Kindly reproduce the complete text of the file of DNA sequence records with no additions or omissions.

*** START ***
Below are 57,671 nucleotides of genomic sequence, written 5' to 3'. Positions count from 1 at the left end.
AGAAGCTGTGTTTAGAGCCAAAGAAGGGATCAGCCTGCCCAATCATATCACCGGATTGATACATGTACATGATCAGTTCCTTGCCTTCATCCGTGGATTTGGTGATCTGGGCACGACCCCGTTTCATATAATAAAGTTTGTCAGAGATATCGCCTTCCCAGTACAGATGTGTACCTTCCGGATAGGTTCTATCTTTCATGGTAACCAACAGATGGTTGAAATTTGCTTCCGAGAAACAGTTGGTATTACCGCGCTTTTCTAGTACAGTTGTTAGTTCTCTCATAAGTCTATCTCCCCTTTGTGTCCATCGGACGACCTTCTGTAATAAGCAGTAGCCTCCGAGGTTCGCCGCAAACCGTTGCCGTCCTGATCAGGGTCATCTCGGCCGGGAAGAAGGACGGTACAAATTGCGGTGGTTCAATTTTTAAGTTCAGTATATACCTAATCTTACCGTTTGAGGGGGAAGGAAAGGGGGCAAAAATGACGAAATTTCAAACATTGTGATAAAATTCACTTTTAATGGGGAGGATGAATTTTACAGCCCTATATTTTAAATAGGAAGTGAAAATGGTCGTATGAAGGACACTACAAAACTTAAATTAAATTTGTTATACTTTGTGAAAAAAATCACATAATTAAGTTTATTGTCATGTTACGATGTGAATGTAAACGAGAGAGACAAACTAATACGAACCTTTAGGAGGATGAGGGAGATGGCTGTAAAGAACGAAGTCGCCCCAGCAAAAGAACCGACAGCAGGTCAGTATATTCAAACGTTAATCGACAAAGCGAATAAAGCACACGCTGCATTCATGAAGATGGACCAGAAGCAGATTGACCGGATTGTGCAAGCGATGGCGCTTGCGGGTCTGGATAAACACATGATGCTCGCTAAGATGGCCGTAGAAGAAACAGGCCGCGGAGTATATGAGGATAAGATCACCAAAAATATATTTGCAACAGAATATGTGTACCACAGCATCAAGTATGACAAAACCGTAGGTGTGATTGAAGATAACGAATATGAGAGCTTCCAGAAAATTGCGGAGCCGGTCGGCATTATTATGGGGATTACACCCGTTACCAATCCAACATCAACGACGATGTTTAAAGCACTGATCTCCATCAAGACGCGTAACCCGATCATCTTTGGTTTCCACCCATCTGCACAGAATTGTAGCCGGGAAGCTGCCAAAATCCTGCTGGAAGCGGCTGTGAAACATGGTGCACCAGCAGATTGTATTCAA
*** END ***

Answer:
Below are 57,671 nucleotides of genomic sequence, written 5' to 3'. Positions count from 1 at the left end.
AGAAGCTGTGTTTAGAGCCAAAGAAGGGATCAGCCTGCCCAATCATATCACCGGATTGATACATGTACATGATCAGTTCCTTGCCTTCATCCGTGGATTTGGTGATCTGGGCACGACCCCGTTTCATATAATAAAGTTTGTCAGAGATATCGCCTTCCCAGTACAGATGTGTACCTTCCGGATAGGTTCTATCTTTCATGGTAACCAACAGATGGTTGAAATTTGCTTCCGAGAAACAGTTGGTATTACCGCGCTTTTCTAGTACAGTTGTTAGTTCTCTCATAAGTCTATCTCCCCTTTGTGTCCATCGGACGACCTTCTGTAATAAGCAGTAGCCTCCGAGGTTCGCCGCAAACCGTTGCCGTCCTGATCAGGGTCATCTCGGCCGGGAAGAAGGACGGTACAAATTGCGGTGGTTCAATTTTTAAGTTCAGTATATACCTAATCTTACCGTTTGAGGGGGAAGGAAAGGGGGCAAAAATGACGAAATTTCAAACATTGTGATAAAATTCACTTTTAATGGGGAGGATGAATTTTACAGCCCTATATTTTAAATAGGAAGTGAAAATGGTCGTATGAAGGACACTACAAAACTTAAATTAAATTTGTTATACTTTGTGAAAAAAATCACATAATTAAGTTTATTGTCATGTTACGATGTGAATGTAAACGAGAGAGACAAACTAATACGAACCTTTAGGAGGATGAGGGAGATGGCTGTAAAGAACGAAGTCGCCCCAGCAAAAGAACCGACAGCAGGTCAGTATATTCAAACGTTAATCGACAAAGCGAATAAAGCACACGCTGCATTCATGAAGATGGACCAGAAGCAGATTGACCGGATTGTGCAAGCGATGGCGCTTGCGGGTCTGGATAAACACATGATGCTCGCTAAGATGGCCGTAGAAGAAACAGGCCGCGGAGTATATGAGGATAAGATCACCAAAAATATATTTGCAACAGAATATGTGTACCACAGCATCAAGTATGACAAAACCGTAGGTGTGATTGAAGATAACGAATATGAGAGCTTCCAGAAAATTGCGGAGCCGGTCGGCATTATTATGGGGATTACACCCGTTACCAATCCAACATCAACGACGATGTTTAAAGCACTGATCTCCATCAAGACGCGTAACCCGATCATCTTTGGTTTCCACCCATCTGCACAGAATTGTAGCCGGGAAGCTGCCAAAATCCTGCTGGAAGCGGCTGTGAAACATGGTGCACCAGCAGATTGTATTCAA